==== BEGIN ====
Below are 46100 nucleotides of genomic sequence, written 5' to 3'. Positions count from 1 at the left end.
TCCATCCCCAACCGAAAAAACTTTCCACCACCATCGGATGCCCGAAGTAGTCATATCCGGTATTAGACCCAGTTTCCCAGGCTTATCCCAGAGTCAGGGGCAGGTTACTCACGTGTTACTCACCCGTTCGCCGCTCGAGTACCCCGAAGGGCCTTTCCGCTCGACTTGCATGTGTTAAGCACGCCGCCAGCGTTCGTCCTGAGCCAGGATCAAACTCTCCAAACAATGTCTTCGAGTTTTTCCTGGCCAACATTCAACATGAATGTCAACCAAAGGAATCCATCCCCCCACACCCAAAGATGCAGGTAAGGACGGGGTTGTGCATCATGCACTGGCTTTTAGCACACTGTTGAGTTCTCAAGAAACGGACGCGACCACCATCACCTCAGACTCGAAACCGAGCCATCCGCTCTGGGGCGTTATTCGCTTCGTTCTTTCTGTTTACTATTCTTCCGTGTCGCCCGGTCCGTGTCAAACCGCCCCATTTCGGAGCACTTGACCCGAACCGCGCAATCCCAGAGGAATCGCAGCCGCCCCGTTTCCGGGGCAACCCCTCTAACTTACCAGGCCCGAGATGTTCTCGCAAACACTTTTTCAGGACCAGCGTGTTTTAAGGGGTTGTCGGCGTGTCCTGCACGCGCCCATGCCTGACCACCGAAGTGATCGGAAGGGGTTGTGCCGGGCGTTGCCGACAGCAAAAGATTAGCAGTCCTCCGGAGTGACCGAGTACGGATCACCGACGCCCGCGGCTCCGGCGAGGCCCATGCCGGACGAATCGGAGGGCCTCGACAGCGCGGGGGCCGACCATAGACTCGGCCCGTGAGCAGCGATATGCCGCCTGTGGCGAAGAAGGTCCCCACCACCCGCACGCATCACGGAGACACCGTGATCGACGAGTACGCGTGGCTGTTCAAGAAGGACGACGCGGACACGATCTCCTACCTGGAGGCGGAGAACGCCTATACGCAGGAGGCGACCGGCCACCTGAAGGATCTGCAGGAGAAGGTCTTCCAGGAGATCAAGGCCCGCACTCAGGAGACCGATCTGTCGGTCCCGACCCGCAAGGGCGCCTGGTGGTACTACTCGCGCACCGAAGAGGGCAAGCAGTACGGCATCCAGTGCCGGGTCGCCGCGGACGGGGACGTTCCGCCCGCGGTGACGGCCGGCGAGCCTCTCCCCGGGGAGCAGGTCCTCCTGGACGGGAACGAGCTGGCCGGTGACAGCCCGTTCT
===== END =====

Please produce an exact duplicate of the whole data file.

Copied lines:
Below are 46100 nucleotides of genomic sequence, written 5' to 3'. Positions count from 1 at the left end.
TCCATCCCCAACCGAAAAAACTTTCCACCACCATCGGATGCCCGAAGTAGTCATATCCGGTATTAGACCCAGTTTCCCAGGCTTATCCCAGAGTCAGGGGCAGGTTACTCACGTGTTACTCACCCGTTCGCCGCTCGAGTACCCCGAAGGGCCTTTCCGCTCGACTTGCATGTGTTAAGCACGCCGCCAGCGTTCGTCCTGAGCCAGGATCAAACTCTCCAAACAATGTCTTCGAGTTTTTCCTGGCCAACATTCAACATGAATGTCAACCAAAGGAATCCATCCCCCCACACCCAAAGATGCAGGTAAGGACGGGGTTGTGCATCATGCACTGGCTTTTAGCACACTGTTGAGTTCTCAAGAAACGGACGCGACCACCATCACCTCAGACTCGAAACCGAGCCATCCGCTCTGGGGCGTTATTCGCTTCGTTCTTTCTGTTTACTATTCTTCCGTGTCGCCCGGTCCGTGTCAAACCGCCCCATTTCGGAGCACTTGACCCGAACCGCGCAATCCCAGAGGAATCGCAGCCGCCCCGTTTCCGGGGCAACCCCTCTAACTTACCAGGCCCGAGATGTTCTCGCAAACACTTTTTCAGGACCAGCGTGTTTTAAGGGGTTGTCGGCGTGTCCTGCACGCGCCCATGCCTGACCACCGAAGTGATCGGAAGGGGTTGTGCCGGGCGTTGCCGACAGCAAAAGATTAGCAGTCCTCCGGAGTGACCGAGTACGGATCACCGACGCCCGCGGCTCCGGCGAGGCCCATGCCGGACGAATCGGAGGGCCTCGACAGCGCGGGGGCCGACCATAGACTCGGCCCGTGAGCAGCGATATGCCGCCTGTGGCGAAGAAGGTCCCCACCACCCGCACGCATCACGGAGACACCGTGATCGACGAGTACGCGTGGCTGTTCAAGAAGGACGACGCGGACACGATCTCCTACCTGGAGGCGGAGAACGCCTATACGCAGGAGGCGACCGGCCACCTGAAGGATCTGCAGGAGAAGGTCTTCCAGGAGATCAAGGCCCGCACTCAGGAGACCGATCTGTCGGTCCCGACCCGCAAGGGCGCCTGGTGGTACTACTCGCGCACCGAAGAGGGCAAGCAGTACGGCATCCAGTGCCGGGTCGCCGCGGACGGGGACGTTCCGCCCGCGGTGACGGCCGGCGAGCCTCTCCCCGGGGAGCAGGTCCTCCTGGACGGGAACGAGCTGGCCGGTGACAGCCCGTTCT